“If we, as Costa Mesa, had to work with two supervisors … that could create a lot of problems in terms of dealing with, for example, the continuum of care,” Stephens said in the phone interview.

“If you have two supervisors who handle a particular issue differently, then it would be difficult for the city because you’d have one policy on one side of the city and another policy on the other side of the city from the county’s perspective.”

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The resolution passed the same day the County Board of Supervisors shortened residents’ review time of the newly proposed maps from 10 days to three — the bare minimum public notice required under state law.

After whittling down the proposed maps to two, including the variations to Do’s proposal, supervisors are expected to pick the final one on Monday.

Both proposals up for consideration are from county supervisors after they modified maps from residents.

The maps are still being drawn up by county staff and are slated to be publicly released Friday.

[Read: OC Supervisors Shorten Residents’ Review Time of Newly Proposed Election Maps]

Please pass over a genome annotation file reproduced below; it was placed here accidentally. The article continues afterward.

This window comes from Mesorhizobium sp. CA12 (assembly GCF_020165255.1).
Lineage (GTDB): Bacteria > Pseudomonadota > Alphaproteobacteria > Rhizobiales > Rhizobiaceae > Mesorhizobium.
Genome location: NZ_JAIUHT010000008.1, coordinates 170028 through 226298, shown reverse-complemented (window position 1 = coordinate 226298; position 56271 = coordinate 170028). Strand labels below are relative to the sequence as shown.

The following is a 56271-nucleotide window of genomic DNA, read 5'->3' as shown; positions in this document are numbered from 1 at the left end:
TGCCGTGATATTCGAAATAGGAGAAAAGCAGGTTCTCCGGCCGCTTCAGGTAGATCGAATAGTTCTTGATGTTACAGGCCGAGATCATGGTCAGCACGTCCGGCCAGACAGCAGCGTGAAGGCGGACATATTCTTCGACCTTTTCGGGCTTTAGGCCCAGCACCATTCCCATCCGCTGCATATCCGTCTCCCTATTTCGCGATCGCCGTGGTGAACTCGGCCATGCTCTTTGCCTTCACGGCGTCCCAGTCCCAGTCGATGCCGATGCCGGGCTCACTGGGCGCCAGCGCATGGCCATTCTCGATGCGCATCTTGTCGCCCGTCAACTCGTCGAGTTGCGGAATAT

“Many of the proposed maps divide Costa Mesa neighborhoods and certain Council Districts into two supervisorial districts. Should the Board select one of these proposed maps, this action would create division resulting in fragmentation of Costa Mesa neighborhoods,” reads the staff report.

But following the Supervisor meeting on Tuesday — all but one map that breaks apart seven Costa Mesa residents from the rest of the city were canned, said City Attorney Kim Barlow at the city council meeting Tuesday.

Barlow also spoke at the county supervisors meeting earlier on Tuesday.

During public comment, she told supervisors that redistricting efforts surrounding Costa Mesa appear to be politically motivated. 

“That would be very inappropriate,” Barlow said.

[Click here to see a list of changes supervisors made Tuesday to the two proposed maps up for a decision next Monday.]